Grabill v. Commissioner of Social Security, No. 3:2016cv03099 - Document 17 (C.D. Ill. 2017)

Court Description: OPINION: Defendant Commissioner's Motion for Summary Affirmance (d/e 15 ) is ALLOWED, Plaintiff Grabill's Brief in Support of Motion for Summary Judgment (d/e 12 ) is DENIED. The decision of the Commissioner is AFFIRMED. THIS CASE IS CLOSED. Entered by Magistrate Judge Tom Schanzle-Haskins on 9/19/2017. (ME, ilcd)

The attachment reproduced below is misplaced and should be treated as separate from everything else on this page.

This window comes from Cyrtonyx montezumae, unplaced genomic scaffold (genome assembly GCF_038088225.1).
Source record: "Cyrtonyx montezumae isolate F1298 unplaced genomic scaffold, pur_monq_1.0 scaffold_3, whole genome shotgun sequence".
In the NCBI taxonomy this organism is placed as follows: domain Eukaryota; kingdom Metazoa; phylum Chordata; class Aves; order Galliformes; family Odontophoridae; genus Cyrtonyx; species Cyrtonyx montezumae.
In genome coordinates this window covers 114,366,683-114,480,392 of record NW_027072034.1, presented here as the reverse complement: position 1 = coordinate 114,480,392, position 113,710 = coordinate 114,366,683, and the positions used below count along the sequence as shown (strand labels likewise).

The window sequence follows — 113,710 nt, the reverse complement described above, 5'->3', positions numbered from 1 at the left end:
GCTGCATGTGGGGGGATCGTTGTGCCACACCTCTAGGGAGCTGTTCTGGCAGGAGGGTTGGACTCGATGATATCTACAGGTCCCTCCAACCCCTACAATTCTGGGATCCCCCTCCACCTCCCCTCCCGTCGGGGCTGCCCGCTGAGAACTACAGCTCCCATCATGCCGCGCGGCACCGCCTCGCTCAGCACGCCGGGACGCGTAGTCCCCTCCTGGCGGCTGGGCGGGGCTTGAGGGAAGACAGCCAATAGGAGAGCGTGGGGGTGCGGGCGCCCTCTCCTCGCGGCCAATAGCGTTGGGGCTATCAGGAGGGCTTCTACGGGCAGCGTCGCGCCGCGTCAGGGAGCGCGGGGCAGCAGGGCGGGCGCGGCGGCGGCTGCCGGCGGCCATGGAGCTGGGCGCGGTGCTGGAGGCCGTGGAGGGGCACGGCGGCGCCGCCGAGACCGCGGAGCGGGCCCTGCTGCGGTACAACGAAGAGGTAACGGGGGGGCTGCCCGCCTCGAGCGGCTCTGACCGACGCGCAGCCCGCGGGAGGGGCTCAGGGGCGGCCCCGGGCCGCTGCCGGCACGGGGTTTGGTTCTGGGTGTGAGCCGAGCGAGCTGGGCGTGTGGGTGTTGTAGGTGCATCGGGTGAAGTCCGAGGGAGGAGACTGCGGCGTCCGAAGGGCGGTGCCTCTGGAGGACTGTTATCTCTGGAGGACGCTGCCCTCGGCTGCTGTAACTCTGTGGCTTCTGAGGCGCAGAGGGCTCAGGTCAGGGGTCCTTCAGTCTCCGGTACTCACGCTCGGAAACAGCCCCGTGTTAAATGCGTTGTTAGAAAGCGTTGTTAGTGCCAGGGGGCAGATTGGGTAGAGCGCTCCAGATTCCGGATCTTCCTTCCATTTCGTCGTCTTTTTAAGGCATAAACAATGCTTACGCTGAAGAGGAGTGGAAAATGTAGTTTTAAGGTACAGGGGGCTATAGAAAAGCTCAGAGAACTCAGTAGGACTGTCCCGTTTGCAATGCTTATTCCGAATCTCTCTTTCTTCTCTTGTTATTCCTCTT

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Grabill v. Commissioner of Social Security Doc. 17 E-FILED Tuesday, 19 September, 2017 02:47:25 PM Clerk, U.S. District Court, ILCD IN THE UNITED STATES DISTRICT COURT FOR THE CENTRAL DISTRICT OF ILLINOIS, SPRINGFIELD DIVISION EVA M. GRABILL, Plaintiff, v. COMMISSIONER OF SOCIAL SECURITY, Defendant. ) ) ) ) ) ) ) ) ) ) No. 16-cv-3099 OPINION TOM SCHANZLE-HASKINS, U.S. MAGISTRATE JUDGE: Plaintiff Eva M. Grabill appeals from the Defendant Commissioner of Social Security’s final decision on her application for Social Security Disability Insurance Benefits (DIB) under Title II of the Social Security Act and Supplemental Security Income Disability Benefits (SSI) under Title XVI of the Social Security Act. 42 U.S.C. §§ 416(i), 423, 1381a, and 1382c (collectively Disability Benefits). This appeal is brought pursuant to 42 U.S.C. §§ 405(g) and 1383(c). Grabill has filed a Brief in Support of Motion for Summary Judgment (d/e 12), and Defendant Commissioner has filed a Motion for Summary Affirmance (d/e 15). The parties consented, pursuant to 28 U.S.C. § 636(c), to proceed before this Court. Consent to the Exercise of Jurisdiction by a United States Magistrate and Reference Order Page 1 of 25 Dockets.Justia.com entered May 4, 2016 (d/e 8). For the reasons set forth below, this Court recommends that the decision of the Commissioner be AFFIRMED. STATEMENT OF FACTS Grabill was born on September 15, 1959. She secured her GED in 1993. Grabill previously worked as a secretarial assistant and a telemarketer. She last worked on January 15, 2012. Grabill suffers from degenerative disc disease, facet arthritis, status post cervical spinal surgery, bilateral chronic venous insufficiency the lower extremities, chronic obstructive pulmonary disease (COPD), and obesity. Grabill last met the requirements for insured status for DIB on December 31, 2013 (Date Last Insured). Certified Transcript of Proceedings before the Social Security Administration (d/e 10) (R.), at 14, 36, 37, 170, 193. A claimant will be entitled to DIB only if she was disabled before her Date Last Insured. 42 U.S.C. §§ 423(a)(1)(A), (c)(1); 20 C.F.R. § 404.131; Briscoe ex rel. Taylor v. Barnhart, 425 F.3d 345, 348 (7th Cir. 2005); Stevenson v. Chater, 105 F.3d 1151, 1154 (7th Cir.1997). On February 17, 2012, Grabill saw Dr. Taylor Moore, O.D., for lower back pain. Grabill weighed 193 pounds and had a Body Mass Index (BMI) of 36.91. On examination, Grabill had bilateral SI joint tenderness, and negative straight-leg testing. The remainder of her examination was Page 2 of 25 normal. Dr. Moore stated that Grabill could not take NSAID1 pain relievers because of a previous nephrectomy.2 Dr. Moore prescribed Tramadol. R. 371-72. On March 1, 2012, Grabill saw Dr. Moore again for lower back pain. Grabill reported that she has had chronic back pain for five years. She reported that the pain had gradually gotten worse. According to Grabill, the pain was moderate to severe and worse when walking long distances. She said the pain occasionally radiated to her legs bilaterally. Dr. Moore’s examination of Grabill was normal. Dr. Moore ordered x-rays and prescribed muscle relaxants and NSAIDs. R. 368-70. On March 2, 2012, x-rays of Grabill showed degenerative disc disease of the lumbar spine. R. 358. On March 16, 2012, x-rays of Grabill showed degenerative disc disease of the cervical spine. R. 359. On March 16, 2012, Grabill saw Dr. Moore. Grabill reported trouble sleeping due to back pain. At this time, Grabill was 5 feet 1.25 inches tall and weighed 191 pounds, for a BMI of 35.6. She reported that cyclobenzaprine improved her sleep. Dr. Moore reviewed the x-rays and 1 NSAID is an acronym for a non-steroidal anti-inflammatory drug which includes over-the-counter medications such as aspirin and ibuprofen, and prescription drugs such as Celebrex and Daypro. 2 A nephrectomy is a surgical removal of a kidney. Dorland’s Illustrated Medical Dictionary (32d ed.2012) (Dorland’s’), at 1240. Page 3 of 25 recommended physical therapy. R. 365-66. Grabill underwent four weeks of physical therapy, three sessions per week. R. 393-420. On June 13, 2012, Grabill saw Dr. Moore. Dr. Moore noted a positive Hoffmann’s sign on the left upper extremity.3 Dr. Moore assessed cervical radiculopathy and neck pain. R. 360. On June 28, 2012, Grabill completed a Function Report-Adult form. R. 212-19. Grabill stated that she could not stand for long periods of time and could not lift more than five pounds without severe pain and losing feeling in her hands. She stated that when she woke up, she took her medications and performed exercises learned from physical therapy. She lived with her family. She reported that she prepared the food for the family, but later stated that friends helped her with cooking and cleaning. She said she could not sleep because of the pain. She took care of herself, but had trouble dressing and getting in and out of the bath tub. She indicated she had to sit down from time to time while she cooked. She washed dishes, but had to sit down while washing them. She did not do any yardwork because such activities caused pain in her back and neck. She went shopping once a month for food and household needs. She sewed, but was unable to sew every day like she did in the past. She 3 The test for Hoffmann’s sign is performed by nipping the nail of the index, middle, or ring finger. A positive sign indicates increased excitability of a nerve, usually the ulnar nerve. See Dorland’s, at 1430, 1712. Page 4 of 25 spent time daily with friends and attended church regularly. She said she could walk one block before she had to rest for five to ten minutes. R. 21219. On August 27, 2012, state agency physician Dr. C.A. Gotway, M.D., completed a Residual Functional Capacity Assessment of Grabill. Dr. Gotway opined that Grabill could lift 20 pounds occasionally and 10 pounds frequently, stand and/or walk six hours in an eight-hour workday, and sit six hours in an eight-hour workday; and should avoid concentrated exposure to extreme heat, cold, humidity, fumes, odors, dusts, gases, and poor ventilation. Dr. Gotway opined that Grabill had no other physical limitations on her functional capacity. R. 67-69, 92-93. On September 17, 2012, Grabill saw Dr. Moore. Dr. Moore noted that Grabill’s neck pain was better, but she had worsening intermittent paresthesias4 of the upper extremities. On examination, Grabill’s motor exam was normal and her pulmonary exam was normal. R. 424. On November 6, 2012, Grabill underwent an anterior cervical discectomy and fusion with allograft. On November 16, 2012, Grabill saw Dr. Moore. Grabill reported some neck pain and severe muscle spasms after the surgery. Grabill reported that the paresthesias improved after the 4 Paresthesias is an abnormal sensation typically tingling or a pin prick sensation caused chiefly by pressure on or damage to peripheral nerves. Page 5 of 25 surgery. Grabill had an apneic episode under anesthesia. Grabill also reported chronic fatigue. Dr. Moore ordered a sleep study. R. 421. The sleep study showed COPD and sleep apnea. R. 433. On December 1, 2012, Grabill completed another Function ReportAdult form. R. 243-53. She lived with her family. She said others helped her with housework and cooking. She reported that she took more time to care for herself and dress herself. She said she helped prepare some meals, but could not prepare all meals by herself. She stated that she did “light household work” but the work took “all day” because she had to rest often. She shopped for food once a month. She said she could not draw or sew anymore because her hands “would lock up.” She reported that she spent time with others daily and went to church weekly. She opined that she could lift no more than five pounds, walk a block before she needed to rest for ten minutes. R. 243-48. On December 21, 2012, Grabill underwent a pulmonary function test. Grabill had an FEV1 of 1.44 liters, 60% of predicted; FVC of 2.06 liters, 72% of predicted.5 Bronchodilator therapy showed significant improvement. Grabill’s FEV1 improved to 1.58 liters and her FVC 5 “FEV1 means force expiratory volume in the first second of a forced expiratory maneuver.” “FVC means forced vital capacity.” 20 C.F.R. Part 404, Subpart P, Appendix 1, § 3.00.C.10 & 11. Page 6 of 25 improved to 2.43 liters. The test showed moderate obstruction with significant change post-bronchodilator therapy. R. 460. On January 3, 2013, x-rays showed stable, satisfactory alignment and appearance of Grabill’s surgical fusion of C4-5 and C5-6. R. 461. Grabill underwent another course of physical therapy. R. 439-56. On January 22, 2013, state agency physician Dr. Richard Smith, M.D., completed a Physical Residual Functional Capacity Assessment of Grabill. Dr. Smith agreed with Dr. Gotway’s opinions in his August 2012 assessment. R. 92-93, 101-02. On March 12, 2013, Grabill saw Dr. Moore. Grabill complained of continuing neck pain and, in addition, lower extremity pain. Grabill reported that she had begun having headaches. She reported that the therapy helped her. On examination, Grabill had increased swelling and redness in her lower extremities, but she could ambulate without assistive devices and she could fully bear her weight on both legs. Grabill’s motor and pulmonary examinations were normal. Dr. Moore continued Grabill’s medications and recommended continuing to perform the exercises from physical therapy. R. 435. On April 12, 2013, Grabill saw Dr. Moore. Grabill reported left ankle pain and cramps in her lower extremities at night. Grabill had been Page 7 of 25 wearing compression stockings. The stockings improved the swelling in her legs. At this visit, Grabill weight 232 pounds 4 ounces and had a BMI of 43.29. Grabill’s pulmonary examination was normal. R. 499-500. An ex-ray of the ankle showed soft tissue swelling, but was otherwise negative. R. 466. Dr. Moore told Grabill to continue wearing compression stockings. R. 499. On May 30, 2013, Grabill saw Dr. Moore for headaches. Grabill reported that she had been having headaches since the neck surgery. Grabill reported, “The headaches were debilitating, and pretty much every morning.” R. 496. Dr. Moore prescribed nortriptyline and strongly advised Grabill to increase her activity, decrease caffeine intake and avoid MSG. Dr. Moore also told Grabill to stop taking ibuprofen due to stomach upset. R. 496. On August 26, 2013, Grabill saw Dr. Anne Degreve, D.O., complaining of numbness and tingling in her arms bilaterally when she leaned on her elbows. She did not have any loss of grip strength and the numbness did not awaken her at night. She had intact sensation to light touch and pinprick. Her pulmonary examination was normal. Dr. Degreve recommended consultation with an orthopedic surgeon. R. 492. Page 8 of 25 On October 17, 2013, physiatrist Dr. Maria Espejo, M.D., examined Grabill and performed a nerve conduction/EMG study on her upper extremities. On examination, Grabill could ambulate within normal limits, she had normal muscle bulk and tone in her upper extremities, normal sensory and reflex tests in the upper extremities, and negative Hoffmann’s, Spurling’s, and Phalen’s tests bilaterally.6 The nerve conduction/EMG study showed results were normal. R. 464-65. On November 22, 2013, Grabill saw Dr. Degreve for chronic back pain. Grabill reported that the pain started at her neck surgery incision and radiated down her back. Grabill reported that the pain made her eyes water. She said that she had tried muscle relaxers, amitriptyline, flexeril, NSAIDs, and Tylenol, and nothing helped. Grabill reported that the pain limited her daily activity. Grabill had no weakness no decreased range of motion, and no decreased sensation. Grabill also could ambulate. R. 490. On examination, Dr. Degreve found full range of motion in all extremities, intact sensation, and negative straight leg testing. Dr. Degreve noted, “Pain out of proportion of exam. Multiple tender points bilat.” R. 491. Dr. Degreve changed Grabill’s medication to Lyrica and prescribed additional physical therapy. R. 490. 6 Spurling’s test is test for radiculopathy. See Dorland’s, at 1900. Phalen’s test is a test for carpal tunnel syndrome. See Dorland’s, at 1896. Page 9 of 25 On February 3, 2014, Grabill saw Dr. Degreve for back pain. Grabill was having problems getting her insurance to approve the prescription for Lyrica. Dr. Degreve prescribed gabapentin, and told Grabill to increase her activities of daily living as she was able. R. 487. On examination, Grabill had a normal gait and did not use assistive devices to ambulate. Grabill’s sensory exam and motor examination were normal. On March 19, 2014, Grabill saw Dr. Degreve complaining of low back pain when walking, and also swelling feet. The back pain was worse after walking and first thing in the morning. Grabill reported that her strength was fine. On examination, Dr. Degreve ordered x-rays of Grabill’s lumbar spine. R. 483. The x-rays showed minimal anterolisthesis at L5-S1 and minimal degenerative disc disease of the lumbar spine. R. 471. On April 10, 2014, Grabill saw Dr. Degreve for cold symptoms and a rash. Dr. Degreve could hear Grabill wheeze from across the examination room. On examination, Dr. Degreve found diffuse wheezing and basilar rales in Grabill’s right lung. Grabill weighed 242 pounds and had a BMI of 45.35 at this examination. Dr. Degreve assessed pneumonia and prescribed azithromycin and prednisone. R. 480-82. On a follow-up examination on April 15, 2014, Dr. Degreve found expiratory wheezes over Page 10 of 25 the upper lobes of Grabill’s lungs bilaterally. R. 478. Dr. Degreve ordered a pulmonary function test. On April 17, 2014, pulmonologist Dr. Najappa Somanna, M.D., performed another pulmonary function test on Grabill. Her FEV1 was 1.53 liters, 65% of predicted and her FVC was 2.31 liters, 81% of predicted. Grabill showed no improvement after bronchodilator therapy. Dr. Somanna concluded: IMPRESSION: Patient has moderate obstruction on spirometry with no significant change postbronchodilator therapy. Lung volumes are normal and the diffusion capacity of the lung for carbon monoxide (DLCO) is mildly impaired. When compared to the prior lung functions from December of 2012, there has been some improvement in the FVC. R. 473. On April 23, 2014, Grabill saw Dr. Degreve for low back pain. Grabill reported that her medications, including gabapentin and cyclobenzaprine, were not helping. Grabill reported that she stopped using the cyclobenzaprine because it caused headaches. Grabill’s pulmonary examination was normal. Grabill’s motor exam was normal for her upper and lower extremities. Dr. Degreve noted bilateral lumbar muscle spasms and restricted range of motion in the lumbar area secondary to pain. R. 476. Page 11 of 25 THE EVIDENTIARY HEARING On July 14, 2014, the Administrative Law Judge (ALJ) held an evidentiary hearing in this case. Grabill appeared in person with her attorney. Vocational expert Suzanne Hollander also appeared. R. 29. Grabill testified that she was separated from her husband. She lived in a house with four of her five children. Two of the children were under eighteen years of age. She secured a GED in 1993. R. 34-35. Grabill testified that she became disabled on January 15, 2012 when she lost her job as a secretarial assistant. She missed a week of work due to severe headaches. R. 34. She worked as a telemarketer before the secretarial assistant job. R. 36-38. Grabill testified that she was unable to work because of pain and lack of feeling in her extremities, “I lose feeling in my hands and in my arms, sometimes even in my legs. I’m in constant pain. And sometimes it’s so bad I can’t even get up.” R. 38. The pain went from her lower back up to her neck. She said that sometimes she felt like she was choking. R. 55. She said that about once a week she could not get out of bed due to the pain. R. 39. Grabill said that physical therapy helped a great deal with the pain. She said that since her November 2012 neck surgery she gained so much Page 12 of 25 weight that the exercises were hard to do. She said her pain medications made her lightheaded. R. 40. She stated that she also became lightheaded when she bent over to pick objects off the floor. R. 41. Grabill opined that she could lift a maximum of ten pounds, sit for twenty minutes at a time, stand for thirty minutes at a time, and walk for half a block. She said that she could sit for three hours a day and stand for four hours a day. R. 41, 54. She testified that she could stand at the stove or sink for five minutes at a time. She took showers because she could not get into the tub. She said she could stand in the shower for ten minutes and the hot water helped alleviate her pain. She could not reach to put her hair in a ponytail, but she could brush her hair. R. 41-43. Grabill testified that on bad days, she stayed in bed. She said that she had bad days at least twice a week. R. 54. Grabill also said that she daily walked half a block to the bus stop. She took the bus to her medical appointments. R. 41, 54. Grabill testified that she had difficulty preparing food for meals. She said her hands cramped up if she peeled potatoes. Grabill testified that her daughter washed the dishes. R. 44. Grabill related that she fell often. She said that during the year preceding the hearing, she fell at least three times a month. She said she spent time with her three grandchildren, but one of her sons or daughters Page 13 of 25 was always present in case she had a problem. Grabill testified that she had not gone to church in the last year due to her condition. R. 44-45. Grabill said that she still sewed with a sewing machine. She had to take breaks to get up and move around while sewing. She made doll clothes for her grandchildren. She said it took her a month to make one doll outfit. She said sewing took so long because her hands cramped up. She also could not thread the machine because of a lack of coordination. Grabill testified that the doctors did not know why she had problems with her hands. R. 45-46. Grabill said that after her November 2012 surgery, her legs and feet started to swell. She testified that her whole body swelled. She said that her hands were swollen at the hearing. She testified that the doctors did not know why she had this swelling. R. 47. Grabill said that the swelling was worst below her knees. She said her legs swelled daily. She stopped wearing compression stockings because they cut off her circulation. She said that she wrapped her legs daily due to the swelling. Her best friend helped her wrap her legs. She also lay in bed and elevated her legs above her head. She said that for the last three weeks she elevated her legs for an hour twice a day. R. 48-49. She also indicated she elevated her legs Page 14 of 25 once a day before that. She started elevating her legs about two months after the November 2012 surgery. R. 50. Grabill testified that she had shortness of breath. She took Symbicort and Spiriva daily and used an albuterol nebulizer three times a day. Each nebulizer treatment took twenty minutes. R. 51-52. Grabill said she had mild sleep apnea. Due to the sleep apnea, she had to sleep on her side. Grabill stated that she napped daily and had trouble sleeping at night. She usually woke up three times a night. R. 5253. Grabill indicated she had headaches regularly. She said, “By the end of the day, every day I have a slight headache.” She stated that at least twice a week she woke up with a severe headache that kept her in bed all day. R. 55. Vocational expert Hollander then testified. The ALJ asked Hollander the following hypothetical question: Let me ask you some hypothetical questions. And consider a hypothetical individual who could perform light work; occasionally lift 20 pounds, on a regular basis able to lift 10; standing and walking six hours in an eight-hour workday; able to sit two hours in an eight-hour workday with normally allotted work breaks; this individual should avoid concentrated exposure to temperature extremes, humidity, fumes, odors, gases, and poor ventilation. Would you be able to identify past work was at the sedentary level so I'm not going to ask Page 15 of 25 about that one, but could you identify any work that could be performed under that hypothetical? R. 57. Hollander testified that the person could perform the jobs of information clerk, with 1,800 such jobs in Illinois and 50,000 nationally; counter clerk, with 490 such jobs in Illinois and 13,000 nationally; and storage facility clerk, with 4,000 such jobs in Illinois and 125,000 nationally. R. 57-58. The ALJ asked Hollander the following: Q I want to ask you some additional limitations here. And I'm going to reduce this person to lifting 10 pounds frequently and occasionally; they can sit for 20 minutes at a time and then would need to stand for five minutes at a time, for a total of two hours in an eight-hour workday of standing and walking; and sitting six hours in an eight- hour workday; this individual should also avoid concentrated exposure to temperature extremes, humidity, fumes, odors, gases, and poor ventilation; however, this individual should elevate their legs over their head two times per day, for an hour each time. Would they be able to perform any work you could identify with that limitation? R. 58. Hollander opined that such a person could not work. R. 58. Hollander also opined that a person could not work if she needed extra work breaks, including two breaks of an hour a day. R. 58-59. Hollander opined that such a person could not work if she was absent from work three times a month. R. 59. The ALJ concluded the hearing. Page 16 of 25 THE DECISION OF THE ALJ The ALJ issued her decision on August 28, 2014. The ALJ followed the five-step analysis set forth in Social Security Administration Regulations (Analysis). 20 C.F.R. §§ 404.1520, 416.920. Step 1 requires that the claimant not be currently engaged in substantial gainful activity. 20 C.F.R. §§ 404.1520(b), 416.920(b). If true, Step 2 requires the claimant to have a severe impairment. 20 C.F.R. §§ 404.1520(c), 416.920(c). If true, Step 3 requires a determination of whether the claimant is so severely impaired that he is disabled regardless of his age, education and work experience. 20 C.F.R. §§ 404.1520(d), 416.920(d). To meet this requirement at Step 3, the claimant's condition must meet or be equal to one of the impairments (a Listing) specified in 20 C.F.R. Part 404 Subpart P, Appendix 1 (Listings). 20 C.F.R. §§ 404.1520(d), 416.920(d). If the claimant is not so severely impaired, the ALJ proceeds to Step 4 of the Analysis. Step 4 requires the claimant not to be able to return to his prior work considering his age, education, work experience, and Residual Functional Capacity (RFC). 20 C.F.R. §§ 404.1520(e) and (f), 416.920(e) and (f). If the claimant cannot return to his prior work, then Step 5 requires a determination of whether the claimant is disabled considering his RFC, age, education, and past work experience. 20 C.F.R. §§ 404.1520(g), Page 17 of 25 404.1560(c), 416.920(g), 416.960(c). The claimant has the burden of presenting evidence and proving the issues on the first four steps. The Commissioner has the burden on the last step; the Commissioner must show that, considering the listed factors, the claimant can perform some type of gainful employment that exists in the national economy. 20 C.F.R. §§ 404.1512, 404.1560(c); Weatherbee v. Astrue, 649 F.3d 565, 569 (7th Cir. 2011); Briscoe ex rel. Taylor v. Barnhart, 425 F.3d 345, 352 (7th Cir. 2005). The ALJ found that Grabill met her burden at Steps 1 and 2 of the Analysis. She had not engaged in substantial gainful activity and she suffered from the severe impairments of degenerative disc disease, facet arthritis, chronic venous insufficiency of the bilateral lower extremities, COPD, and obesity. R. 14. The ALJ determined at Step 3 that Grabill’s impairments or combination of impairments did not meet or equal a Listing. R. 15-16. At Step 4, the ALJ determined that prior to April 1, 2014, Grabill had the RFC to perform light work with the following additional limitations: [S]he could lift 20 pounds occasionally and 10 pounds frequently, stand and walk 6 hours, and sit 2 hours in an 8-hour workday with normal work breaks. She could not tolerate concentrated exposure to temperature extremes, humidity, fumes, odors, gases, and poor ventilation. Page 18 of 25 R. 16. The ALJ determined that on and after April 1, 2014, Grabill had the RFC to perform sedentary work with the following additional limitations: [S]he can lift 10 pounds frequently and occasionally, stand and walk 2 hours, and sit 6 hours in an 8-hour workday. She can only sit 20 minutes at a time before needing to stand for 5 minutes at a time. She cannot have concentrated exposure to temperature extremes, humidity, fumes, odors, gases, and poor ventilation. She would need two extra work breaks per workday lasting one hour at a time to rest. R. 19, 21. The ALJ explained why she determined that Grabill’s RFC changed on April 1, 2014: In reaching this conclusion, the undersigned finds that beginning on April 1, 2014, the claimant's allegations regarding her symptoms and limitations are generally credible. By April 2014, the claimant presented to Dr. Degreve with wheezing from across the room with diffuse wheezing and basilar rales. A repeat pulmonary function test showed moderate obstruction with a FEV1 of 1.53 and FVC of 2.31, unimproved with bronchodilators, as well as mildly impaired diffusion capacity, but improved an FVC compared to her prior 2012 test. Later that month, Dr. Degreve observed normal respiration and breath sounds, 2+ deep tendon reflexes, normal sensory exam, normal motor exam, and a negative straight leg raise, but a BMI of 45.97, bilateral lumbar muscle spasms, and restricted lumbar range of motion secondary to pain. The undersigned further notes that from November 2013 to April 2014, the claimant complained of no pain relief from her medications, including Gabapentin, cyclobenzaprine, amitriptyline, Flexeril, NSAIDs, muscle relaxers, and Tylenol, which tends to support a finding of worsened symptoms as of the established onset date. Due to the claimant's testimony that she experiences bad days due to her pain and requires daily naps, the undersigned finds that she is restricted to sedentary work with a sit/stand option and requires two extra work breaks per workday lasting one hour at a time. Page 19 of 25 Moderate weight is given to the results from the claimant's April 2014 pulmonary function test, which continued to show moderate obstruction. This is consistent with the claimant's exams as of the established onset date. R. 21 (internal citations to the record omitted). The ALJ determined at Step 4 that Grabill could not perform her prior relevant work. R. 21. The ALJ determined at Step 5 that Grabill could perform a significant number of jobs in the national economy prior to April 1, 2014, but could not thereafter when her RFC changed. The ALJ relied on the Medical-Vocational Guidelines, 20 C.F.R. Part 404, Subpart P, Appendix 2 (Guidelines), and the opinions of vocational expert Hollander that a person with Grabill’s age, education, experience, and RFC prior to April 1, 2014, could perform the information clerk, counter clerk, and storage facility rental clerk jobs. R. 22. The ALJ concluded Grabill was disabled beginning April 1, 2014 (the Onset Date), but not before that date. R. 23. Grabill’s Date Last Insured was December 31, 2013. The ALJ, therefore, found that Grabill did not qualify for DIB, but was disabled for purposes of SSI benefits. Grabill appealed the decision on the ALJ. On February 11, 2016, the Appeals Council denied Grabill’s request for review. The ALJ’s decision then became the final decision of the Commissioner. R. 1. Grabill then brought this action for judicial review. Page 20 of 25 ANALYSIS This Court reviews the Decision of the Commissioner to determine whether it is supported by substantial evidence. Substantial evidence is “such relevant evidence as a reasonable mind might accept as adequate” to support the decision. Richardson v. Perales, 402 U.S. 389, 401 (1971). This Court must accept the findings if they are supported by substantial evidence, and may not substitute its judgment. Delgado v. Bowen, 782 F.2d 79, 82 (7th Cir. 1986). The ALJ must articulate at least minimally her analysis of all relevant evidence. Herron v. Shalala, 19 F.3d 329, 333 (7th Cir. 1994). The ALJ must “build an accurate and logical bridge from the evidence to his conclusion.” Clifford v. Apfel, 227 F.3d 863, 872 (7th Cir. 2000). Grabill raises one issue on appeal. Grabill asserts that the ALJ erred in finding that her Onset Date was April 1, 2014 rather than before December 31, 2013 because: (1) the ALJ did not follow the required analysis and (2) the selection of April 1, 2014 as the Onset Date was not supported by substantial evidence. The Court finds no error on either count. The Social Security Administration set forth the process for determining a claimant’s Onset Date in Social Security Ruling 83-20 (SSR Page 21 of 25 83-20). See Brisco ex rel. Taylor v. Barnhart, 425 F.3d 345, 352 (7th Cir. 2005). The Onset Date “is the first day an individual is disabled as defined in the Act and the regulations.” SSR 83-20, 1983 WL 31249 at *1. In cases like this one with slowly progressive impairments, the ALJ must consider Grabill’s alleged Onset Date, her work history, and medical and other evidence: In determining the date of onset of disability, the date alleged by the individual should be used if it is consistent with all the evidence available. When the medical or work evidence is not consistent with the allegation, additional development may be needed to reconcile the discrepancy. However, the established onset date must be fixed based on the facts and can never be inconsistent with the medical evidence of record. SSR 83-20, 1983 WL 31249 at *3. The ALJ followed the process required by SSR 83-20. Grabill alleged that her Onset Date was January 15, 2012, the date she stopped working. The ALJ found that this alleged Onset Date was not supported by the evidence. The ALJ considered the medical evidence, Grabill’s testimony and Function Report-Adult forms, as well as other evidence in the file. The ALJ reasoned that Grabill’s condition progressed to a point that she became disabled on April 1, 2014. The ALJ identified three factors: (1) Grabill continued to have moderate obstruction of her breathing demonstrated by the second April 2014 pulmonary function test; (2) Page 22 of 25 beginning in November 2013 Grabill complained that her pain medication was not effective; and (3) Grabill’s April 2014 physical exam showed that she had an increased BMI of 45.97, lumbar muscle spasms, and restricted lumbar range of motion secondary to pain. The ALJ concluded that this evidence supported the conclusion that her RFC diminished to the point that she could not work without two hour-long breaks. Vocational expert Hollander opined that such a person could not work. The ALJ followed the process required by SSR 83-20; she identified the Onset Date where the medical evidence and the other evidence supported the conclusion that Grabill’s impairments progressed to the point that she could not work. There was no error in failing to follow SSR 83-20. The ALJ’s conclusion was also supported by substantial evidence. The ALJ’s RFC determination was supported by the opinions of Drs. Gotway and Smith; the x-rays that showed a successful surgery on her neck and only minimal degenerative changes elsewhere; the normal nerve conduction/EMG study; the numerous examinations that showed normal range of motion, normal sensation, normal strength, and negative straight leg testing; as well as the Function Reports that showed a somewhat higher level of activity in 2012 and 2013. The April 2014 exam showed reduced range of motion and muscle spasms, as well as a continuingly Page 23 of 25 increasing BMI. This exam showed an additional functional limitation that supported the ALJ’s conclusion that Grabill’s functional abilities had deteriorated by that point to a level that required a change in her RFC. Grabill asks the Court to reweigh the evidence. The Court cannot reweigh evidence. Clifford v. Apfel, 227 F.3d at 869. The Court can only decide whether the record contains “such relevant evidence as a reasonable mind might accept as adequate” to support the ALJ’s decision. Richardson v. Perales, 402 U.S. at 401. A reasonable mind might accept as adequate the evidence on which the ALJ relied. Grabill argues that the April 2014 pulmonary function test does not support setting the Onset Date as April 1, 2014 because the test showed no material change from the 2012 test. The test by itself would not support a finding that the Onset Date occurred in April 2014. The two pulmonary function tests are comparable. The ALJ, however, did not rely on the pulmonary function test alone. The ALJ also considered the fact that the pain medication stopped being effective beginning in November 2013 and the fact that by April 2014 the increased pain caused a limitation in Grabill’s lumbar range of motion. The ALJ also considered the new symptom of muscle spasms in April 2014. The ALJ concluded that the continuing moderate obstruction in breathing, combined with the pain medication’s Page 24 of 25 lack of efficacy, the functional change in Grabill’s range of motion, and the muscle spasms established that Grabill’s impairments had progressed to the point of disability. The ALJ did not rely solely on the pulmonary function test. Grabill accuses the ALJ of intentionally picking the April 2014 Onset Date to deny Grabill DIB benefits. Grabill presents no evidence to support this. The Court sees no evidence of bias or improper motive in the record. THEREFORE Defendant Commissioner’s Motion for Summary Affirmance (d/e 15) is ALLOWED, Plaintiff Grabill’s Brief in Support of Motion for Summary Judgment (d/e 12) is DENIED. The decision of the Commissioner is AFFIRMED. THIS CASE IS CLOSED. ENTER: September 19, 2017 s/ Tom Schanzle-Haskins _____ UNITED STATES MAGISTRATE JUDGE Page 25 of 25